3 Ways to Use Flow Cytometry for Your Activation Experiment
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3 Ways to Use Flow Cytometry for Your Activation Experiment

Studying immune cell activation allows scientists to understand the way the body mounts a response to a specific infection, autoimmune diseases, or cancer. This knowledge plays a direct role in developing more efficacious vaccines and therapies. When tasked with capturing information on immune cell activation, flow cytometry remains the gold standard due to its versatility,…

Five Things That Irritate Flow Cytometrists

Five Things That Irritate Flow Cytometrists

I have worked in flow cytometry for a number of years. I’m still annoyed that many myths and imprecisions are perpetrated and perpetuated. Here is my non-exhaustive list of cytometry-related beliefs that send flow cytometrists screaming from the room or at least, being English, make me tut sadly. Forward Scatter Equals Cell Size No No…

Guidelines for Efficient Cell Sorting – Part 1

Flow cytometry is a pervasive tool to characterize just about anything in cell biology. From quantifying the expression of surface antigens, to determining the physiological changes in cells and everything in between, flow cytometry is as indispensable to a cell biologist as a knife is to a surgeon. Cell sorting is pivotal in enabling researchers…

Sheath Pressure: Nozzle Size Does Matter

Sheath Pressure: Nozzle Size Does Matter

Hello again, fellow Flow Cytometry Fan! It looks like you have your experiment all planned out, including staining protocols and gating schemes, and are ready to get some paradigm-shifting data. But before we start “plugging-and-chugging” samples through your cytometer of choice, we need to make sure that the nozzle size and sheath pressure are set…

Chromosome Analysis by Flow Cytometry

Chromosome Analysis by Flow Cytometry

In most people’s minds a flow cytometer can sort, view and count cells e.g. lymphocytes, thymocytes, cultured cells and even non-mammalian cells such as yeast or bacteria. However, in reality, a flow cytometer is capable of providing information about any particle as long as it has detectable fluorescence. This fluorescence may occur either inherently or…

How to Store Your Reagents, so They ‘Do Exactly What It Says on the Tin’

How to Store Your Reagents, so They ‘Do Exactly What It Says on the Tin’

Your reagents should do ‘Exactly what they say on the tin.’  This only happens though if you look after them in the way the manufacturer states on their data sheets. We have all been guilty of using reagents past their expiration date.  Usually we can get away with it, but there are a few things…

Are Quantum Dots Any Good for Flow Cytometry?

Are Quantum Dots Any Good for Flow Cytometry?

What Are Quantum Dots? Quantum dots were discovered in the early 1980s. However, it was not until the late 1990s that their use in biological applications was suggested.1 Quantum dots are semiconducting nanocrystals made of artificial atom clusters. Their size generally ranges from 2 to 20 nm. Size is crucial for their physical properties because…

The Difference Between an Image, Flow, Time-lapse and Cell-sorting Cytometer

The Difference Between an Image, Flow, Time-lapse and Cell-sorting Cytometer

Ah, cell counting — it’s the oldest trick in the book! Well, not really, but people have been developing methods for counting cells since the late 1800s. It has been around for a while. But what different methodologies are available to biologists now? Well, hold on, because you’re in for a treat! In this article, we…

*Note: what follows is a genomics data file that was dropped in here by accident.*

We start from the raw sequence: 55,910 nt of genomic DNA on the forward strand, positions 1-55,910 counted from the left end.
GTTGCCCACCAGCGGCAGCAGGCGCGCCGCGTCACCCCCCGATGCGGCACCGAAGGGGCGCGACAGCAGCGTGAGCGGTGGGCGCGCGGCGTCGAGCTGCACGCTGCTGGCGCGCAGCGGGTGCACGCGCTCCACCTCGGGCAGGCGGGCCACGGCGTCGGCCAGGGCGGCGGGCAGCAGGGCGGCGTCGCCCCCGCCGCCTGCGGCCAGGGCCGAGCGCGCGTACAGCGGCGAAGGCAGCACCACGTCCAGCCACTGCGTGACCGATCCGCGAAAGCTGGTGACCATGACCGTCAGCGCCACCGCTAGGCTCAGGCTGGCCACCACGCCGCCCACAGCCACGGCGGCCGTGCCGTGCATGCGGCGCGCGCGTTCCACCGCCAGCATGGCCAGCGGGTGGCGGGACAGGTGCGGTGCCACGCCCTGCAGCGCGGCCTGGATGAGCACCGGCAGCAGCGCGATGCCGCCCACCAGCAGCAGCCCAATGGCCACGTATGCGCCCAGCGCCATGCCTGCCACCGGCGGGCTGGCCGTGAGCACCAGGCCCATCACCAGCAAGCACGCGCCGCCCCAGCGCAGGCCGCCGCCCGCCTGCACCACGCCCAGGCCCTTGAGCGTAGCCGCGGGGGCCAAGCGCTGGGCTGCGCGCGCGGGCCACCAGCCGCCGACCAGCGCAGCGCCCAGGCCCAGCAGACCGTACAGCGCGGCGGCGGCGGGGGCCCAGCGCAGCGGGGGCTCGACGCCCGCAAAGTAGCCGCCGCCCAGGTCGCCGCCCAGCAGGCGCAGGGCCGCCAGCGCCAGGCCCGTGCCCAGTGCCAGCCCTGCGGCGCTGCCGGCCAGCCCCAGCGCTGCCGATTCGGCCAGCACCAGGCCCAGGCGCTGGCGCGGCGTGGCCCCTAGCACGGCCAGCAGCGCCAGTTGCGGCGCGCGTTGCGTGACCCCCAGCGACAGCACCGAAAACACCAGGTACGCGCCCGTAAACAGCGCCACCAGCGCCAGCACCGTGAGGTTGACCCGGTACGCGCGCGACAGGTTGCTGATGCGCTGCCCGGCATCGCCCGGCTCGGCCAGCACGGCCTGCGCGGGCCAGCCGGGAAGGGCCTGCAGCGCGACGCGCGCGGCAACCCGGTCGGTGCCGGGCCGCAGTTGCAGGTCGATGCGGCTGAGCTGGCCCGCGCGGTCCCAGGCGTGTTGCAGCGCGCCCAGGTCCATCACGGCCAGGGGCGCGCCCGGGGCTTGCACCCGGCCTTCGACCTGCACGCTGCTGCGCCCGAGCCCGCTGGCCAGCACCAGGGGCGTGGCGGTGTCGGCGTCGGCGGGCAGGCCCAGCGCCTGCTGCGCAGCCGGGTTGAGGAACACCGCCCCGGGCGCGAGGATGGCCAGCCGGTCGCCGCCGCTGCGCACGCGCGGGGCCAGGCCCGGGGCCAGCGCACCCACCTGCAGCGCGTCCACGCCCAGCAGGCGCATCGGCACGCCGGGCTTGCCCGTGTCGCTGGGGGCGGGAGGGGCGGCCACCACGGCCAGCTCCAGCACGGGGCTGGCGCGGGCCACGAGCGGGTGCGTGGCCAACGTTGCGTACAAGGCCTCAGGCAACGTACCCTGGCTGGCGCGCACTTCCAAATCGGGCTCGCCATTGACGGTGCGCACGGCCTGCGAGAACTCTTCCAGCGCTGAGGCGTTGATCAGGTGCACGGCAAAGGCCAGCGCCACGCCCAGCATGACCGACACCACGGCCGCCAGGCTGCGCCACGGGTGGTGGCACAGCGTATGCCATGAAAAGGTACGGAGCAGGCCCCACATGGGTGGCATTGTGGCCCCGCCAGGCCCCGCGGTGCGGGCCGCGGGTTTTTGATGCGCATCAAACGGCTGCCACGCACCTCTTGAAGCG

Hierarchical or Boolean Gating: Which One to Choose?

Hierarchical or Boolean Gating: Which One to Choose?

A flow cytometer collects the events you are interested in, and also ‘sees’ every event that goes through. This includes debris and even bits in your buffers. As cytometrists, we gate our cells to exclude unwanted bits and to focus on the sub-populations that we are interested in studying. There are two main ways of gating…

How Fluorescent Molecules Work

How Fluorescent Molecules Work

Fluorescence is one of the most important and useful tools in a biologist’s toolbox. In biology, nearly every field, from physiology to immunology, uses fluorescent molecules (aka fluorophores) to detect proteins. However, the specific science behind how fluorescence works can be confusing or overlooked. Have no fear! In this article, we break down key points of…

Multiplex Cytometric Bead Array:  The ABCs of CBAs

Multiplex Cytometric Bead Array: The ABCs of CBAs

Multi-parameter data acquisition is key to the modern era of science research. I, for one, wish every single experiment that I design would give me the maximum amount of information. For example, in cell biology and immunology, we want to capture as much information (be it cytokines/hormones/chemokines) as possible about a given cell population. Of…

Demystifying the Flow Cytometry Optics System:  A Peek Under the Hood

Demystifying the Flow Cytometry Optics System: A Peek Under the Hood

To many users, the flow cytometer is a magic box: put in cells, get out data. You click the button to tell it which colors to look at without much thought about how the machine does this. However, not all fluorophores are created equal—some configurations might exclude the spectrum you’re really looking for. Here’s a…

The History and Future of Fluorescent Labels: We’ve Come a Long Way, Baby!

The History and Future of Fluorescent Labels: We’ve Come a Long Way, Baby!

If you’ve been keeping up with our recent series of articles, welcome back! If not, you can catch up on how fluorescence works or what not to do with your flow experiment. In short, we have been discussing fluorescent labels and their role in flow cytometry. Today, I’ll round out our discussion by touching on…

Corralling Your Cells: How to Gate in Flow Cytometry

Corralling Your Cells: How to Gate in Flow Cytometry